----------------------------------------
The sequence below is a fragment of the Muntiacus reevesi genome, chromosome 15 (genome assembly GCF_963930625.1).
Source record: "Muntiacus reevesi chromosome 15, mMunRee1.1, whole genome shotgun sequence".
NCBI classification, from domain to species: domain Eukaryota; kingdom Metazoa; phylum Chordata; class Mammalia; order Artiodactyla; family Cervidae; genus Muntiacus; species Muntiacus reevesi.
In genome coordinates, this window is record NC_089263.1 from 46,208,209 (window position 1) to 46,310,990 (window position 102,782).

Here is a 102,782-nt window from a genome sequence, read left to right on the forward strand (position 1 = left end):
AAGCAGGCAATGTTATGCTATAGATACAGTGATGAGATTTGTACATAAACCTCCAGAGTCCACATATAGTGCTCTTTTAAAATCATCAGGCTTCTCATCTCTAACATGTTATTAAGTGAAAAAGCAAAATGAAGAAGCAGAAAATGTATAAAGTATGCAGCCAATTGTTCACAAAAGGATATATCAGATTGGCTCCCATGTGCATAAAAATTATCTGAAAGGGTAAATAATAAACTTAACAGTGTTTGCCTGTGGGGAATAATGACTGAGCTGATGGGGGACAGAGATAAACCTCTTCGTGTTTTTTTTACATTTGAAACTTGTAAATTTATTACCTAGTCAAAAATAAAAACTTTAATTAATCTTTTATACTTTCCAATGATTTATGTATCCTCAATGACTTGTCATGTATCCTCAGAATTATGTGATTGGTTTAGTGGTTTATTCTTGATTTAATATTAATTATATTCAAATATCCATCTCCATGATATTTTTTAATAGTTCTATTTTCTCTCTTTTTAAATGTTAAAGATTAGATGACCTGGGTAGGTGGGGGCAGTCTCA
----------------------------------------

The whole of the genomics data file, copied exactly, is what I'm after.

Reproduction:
The sequence below is a fragment of the Muntiacus reevesi genome, chromosome 15 (genome assembly GCF_963930625.1).
Source record: "Muntiacus reevesi chromosome 15, mMunRee1.1, whole genome shotgun sequence".
NCBI classification, from domain to species: domain Eukaryota; kingdom Metazoa; phylum Chordata; class Mammalia; order Artiodactyla; family Cervidae; genus Muntiacus; species Muntiacus reevesi.
In genome coordinates, this window is record NC_089263.1 from 46,208,209 (window position 1) to 46,310,990 (window position 102,782).

Here is a 102,782-nt window from a genome sequence, read left to right on the forward strand (position 1 = left end):
AAGCAGGCAATGTTATGCTATAGATACAGTGATGAGATTTGTACATAAACCTCCAGAGTCCACATATAGTGCTCTTTTAAAATCATCAGGCTTCTCATCTCTAACATGTTATTAAGTGAAAAAGCAAAATGAAGAAGCAGAAAATGTATAAAGTATGCAGCCAATTGTTCACAAAAGGATATATCAGATTGGCTCCCATGTGCATAAAAATTATCTGAAAGGGTAAATAATAAACTTAACAGTGTTTGCCTGTGGGGAATAATGACTGAGCTGATGGGGGACAGAGATAAACCTCTTCGTGTTTTTTTTACATTTGAAACTTGTAAATTTATTACCTAGTCAAAAATAAAAACTTTAATTAATCTTTTATACTTTCCAATGATTTATGTATCCTCAATGACTTGTCATGTATCCTCAGAATTATGTGATTGGTTTAGTGGTTTATTCTTGATTTAATATTAATTATATTCAAATATCCATCTCCATGATATTTTTTAATAGTTCTATTTTCTCTCTTTTTAAATGTTAAAGATTAGATGACCTGGGTAGGTGGGGGCAGTCTCA